07_2013_25_mexico_acnurFather Rigoni: “it’s our Central-American Syria.” Father Flor Maria Rigoni, 71, who has been carrying out his mission for migrants in Europe, Africa, and in Mexico for the past 30 years, told SIR: “The Central-American Syria is on our doorstep. For years migrants have felt persecuted, prey to any hunter, object of suspicion. As a mother of five told me, migrants carry the coffin day after day, since any time and any place could be their cemetery.” He is a recognised authority in this field and has been invited as panel speaker at the United Nations. In 2006 he was awarded the National Prize for Human Rights by Mexico’s President. Since his arrival in Mexico he met over 700 thousand migrants and opened three “Migrants Homes.” Father Rigoni has been serving in Tapachula, also called the “southern Tijuana”, a town in poverty-stricken Chiapas, since 1998. Tapachula is a place of transit and departure of high numbers of migrants, 25% of whom are women who no longer have an “American dream” corresponding to the partisan European perspective.

They decide to stay and work in Mexico, in whose northern border areas -in the city Tijuana for example – they earn six times more than they would in Honduras.

Thus the wall that President Trump intends to build appears under a different light.casadelmigrante

Now migrants stop on the Mexican border. In fact, routes have changed across the years. “For a long time Central-American migrants, who represent the large majority of those passing through Chiapas and Mexico, have stopped considering the United States as their final destination – said Fr Rigoni -. When I first arrived in Tijuana 1. 600 million people crossed the US border. Last year figures dropped to 330 thousand. They prefer to stay in Mexico for the language, for reasons of ethnicity, and because in the northern areas salaries are higher.” Also Tapachula was affected by the change in routes: “We’re at a historical low: in the first two months of the year there were 70% less migrants. They prefer the sea route, which is still affordable and enables to avoid at least 20 checkpoints.” Moreover, once they enter Mexico law-enforcement authorities “stop looking for them or searching them – he pointed out – and they are less racially biased when stopping people on the streets.”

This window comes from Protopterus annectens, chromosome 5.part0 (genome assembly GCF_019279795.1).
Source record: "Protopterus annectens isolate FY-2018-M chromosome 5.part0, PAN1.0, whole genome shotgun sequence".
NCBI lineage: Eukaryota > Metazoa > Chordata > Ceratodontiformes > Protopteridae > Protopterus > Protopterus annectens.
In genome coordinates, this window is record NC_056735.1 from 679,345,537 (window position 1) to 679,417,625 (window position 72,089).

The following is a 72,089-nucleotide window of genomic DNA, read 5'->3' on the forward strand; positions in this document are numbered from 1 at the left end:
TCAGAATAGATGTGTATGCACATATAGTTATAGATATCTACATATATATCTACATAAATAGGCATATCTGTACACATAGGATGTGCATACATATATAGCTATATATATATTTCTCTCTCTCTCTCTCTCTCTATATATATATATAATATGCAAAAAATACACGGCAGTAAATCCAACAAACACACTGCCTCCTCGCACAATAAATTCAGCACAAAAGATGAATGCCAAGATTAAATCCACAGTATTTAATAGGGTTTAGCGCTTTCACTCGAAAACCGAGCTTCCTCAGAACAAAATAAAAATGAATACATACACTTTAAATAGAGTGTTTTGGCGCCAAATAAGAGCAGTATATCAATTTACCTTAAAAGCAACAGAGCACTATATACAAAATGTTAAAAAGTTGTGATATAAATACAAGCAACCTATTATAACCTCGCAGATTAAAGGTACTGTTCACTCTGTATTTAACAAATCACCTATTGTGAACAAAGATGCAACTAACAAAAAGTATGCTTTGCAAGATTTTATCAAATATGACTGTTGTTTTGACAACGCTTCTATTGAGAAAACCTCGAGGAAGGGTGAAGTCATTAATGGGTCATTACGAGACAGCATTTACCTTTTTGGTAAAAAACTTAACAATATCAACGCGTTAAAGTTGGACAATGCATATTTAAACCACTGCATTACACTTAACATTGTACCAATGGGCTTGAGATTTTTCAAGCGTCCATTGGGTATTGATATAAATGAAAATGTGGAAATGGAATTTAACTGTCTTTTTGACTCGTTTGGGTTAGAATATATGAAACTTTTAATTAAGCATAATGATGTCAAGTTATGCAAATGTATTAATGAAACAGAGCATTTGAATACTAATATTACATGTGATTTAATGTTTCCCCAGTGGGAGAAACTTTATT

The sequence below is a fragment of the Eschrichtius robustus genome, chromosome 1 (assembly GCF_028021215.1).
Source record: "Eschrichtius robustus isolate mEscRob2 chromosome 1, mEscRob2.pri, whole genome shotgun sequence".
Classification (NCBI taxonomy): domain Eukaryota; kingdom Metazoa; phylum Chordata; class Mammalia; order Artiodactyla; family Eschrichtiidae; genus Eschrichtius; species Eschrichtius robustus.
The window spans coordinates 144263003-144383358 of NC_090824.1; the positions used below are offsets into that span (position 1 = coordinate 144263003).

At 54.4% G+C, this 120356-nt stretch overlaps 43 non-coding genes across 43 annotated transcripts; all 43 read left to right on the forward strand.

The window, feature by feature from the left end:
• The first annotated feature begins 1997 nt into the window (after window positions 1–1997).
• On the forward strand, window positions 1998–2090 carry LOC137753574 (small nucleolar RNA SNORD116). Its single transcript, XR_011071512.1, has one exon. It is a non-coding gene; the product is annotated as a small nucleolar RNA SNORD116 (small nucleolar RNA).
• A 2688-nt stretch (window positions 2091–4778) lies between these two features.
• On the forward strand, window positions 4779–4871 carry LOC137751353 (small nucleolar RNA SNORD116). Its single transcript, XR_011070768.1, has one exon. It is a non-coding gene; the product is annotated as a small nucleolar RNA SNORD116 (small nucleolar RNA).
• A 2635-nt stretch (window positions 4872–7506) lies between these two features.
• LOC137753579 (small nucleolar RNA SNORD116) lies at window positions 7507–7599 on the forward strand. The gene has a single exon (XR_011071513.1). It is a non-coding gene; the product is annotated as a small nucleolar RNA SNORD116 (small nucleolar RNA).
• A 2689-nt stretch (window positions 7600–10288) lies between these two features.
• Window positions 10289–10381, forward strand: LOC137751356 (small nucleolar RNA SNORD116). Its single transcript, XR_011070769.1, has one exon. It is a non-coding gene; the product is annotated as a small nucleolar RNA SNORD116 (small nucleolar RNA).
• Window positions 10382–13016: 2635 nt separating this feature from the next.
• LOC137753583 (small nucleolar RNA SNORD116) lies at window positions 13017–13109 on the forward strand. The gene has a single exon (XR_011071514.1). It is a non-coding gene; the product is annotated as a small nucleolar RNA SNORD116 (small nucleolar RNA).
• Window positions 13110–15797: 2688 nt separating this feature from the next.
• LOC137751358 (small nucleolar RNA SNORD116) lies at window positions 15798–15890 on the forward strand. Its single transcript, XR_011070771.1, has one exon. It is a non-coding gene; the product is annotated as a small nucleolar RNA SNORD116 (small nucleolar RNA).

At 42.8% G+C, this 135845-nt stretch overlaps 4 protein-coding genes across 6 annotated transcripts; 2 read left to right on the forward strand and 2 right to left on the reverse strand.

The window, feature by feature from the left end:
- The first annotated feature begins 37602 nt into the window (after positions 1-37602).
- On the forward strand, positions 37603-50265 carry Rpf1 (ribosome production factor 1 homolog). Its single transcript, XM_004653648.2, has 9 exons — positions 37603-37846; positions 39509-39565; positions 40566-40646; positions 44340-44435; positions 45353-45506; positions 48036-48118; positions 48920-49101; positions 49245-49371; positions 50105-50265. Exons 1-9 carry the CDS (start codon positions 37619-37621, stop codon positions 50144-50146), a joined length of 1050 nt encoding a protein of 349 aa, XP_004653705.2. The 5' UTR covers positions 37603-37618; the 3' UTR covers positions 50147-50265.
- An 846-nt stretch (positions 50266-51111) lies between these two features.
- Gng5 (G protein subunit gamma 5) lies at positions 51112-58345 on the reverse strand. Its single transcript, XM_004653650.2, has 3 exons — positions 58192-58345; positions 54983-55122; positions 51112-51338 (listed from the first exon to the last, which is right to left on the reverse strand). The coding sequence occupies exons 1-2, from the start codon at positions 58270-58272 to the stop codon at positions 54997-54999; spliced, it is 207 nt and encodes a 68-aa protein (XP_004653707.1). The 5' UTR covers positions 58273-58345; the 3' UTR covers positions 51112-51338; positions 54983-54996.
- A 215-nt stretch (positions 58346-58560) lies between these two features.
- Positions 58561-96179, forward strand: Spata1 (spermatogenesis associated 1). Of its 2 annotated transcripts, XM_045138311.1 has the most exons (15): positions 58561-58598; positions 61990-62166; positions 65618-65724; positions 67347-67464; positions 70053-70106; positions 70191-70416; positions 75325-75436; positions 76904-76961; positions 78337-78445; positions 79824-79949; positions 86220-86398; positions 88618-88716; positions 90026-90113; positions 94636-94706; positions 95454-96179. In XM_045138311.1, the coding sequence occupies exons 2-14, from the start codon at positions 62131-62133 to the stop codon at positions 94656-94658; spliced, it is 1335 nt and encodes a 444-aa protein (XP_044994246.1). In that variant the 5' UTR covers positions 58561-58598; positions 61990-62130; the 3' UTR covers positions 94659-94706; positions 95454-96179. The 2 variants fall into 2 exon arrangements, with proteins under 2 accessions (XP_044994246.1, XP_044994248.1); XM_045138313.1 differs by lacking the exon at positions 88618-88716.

Trump’s wall? A “tall tale”.  For the Scalabrinian missionary Trump’s threat to build a wall is a “tall tale. 1200 km of the wall have already been built, and it may be possible to ‘put on wings’, to dig an underground tunnel or resort to false papers. Also the United States is aware of their degree of corruption.” Finally Fr Rigoni made a remark on the outgoing presidency:

“Let us not forget that Obama, despite his promises, deported more Mexicans than any US President before him, amounting to a total of 2.8 million people.”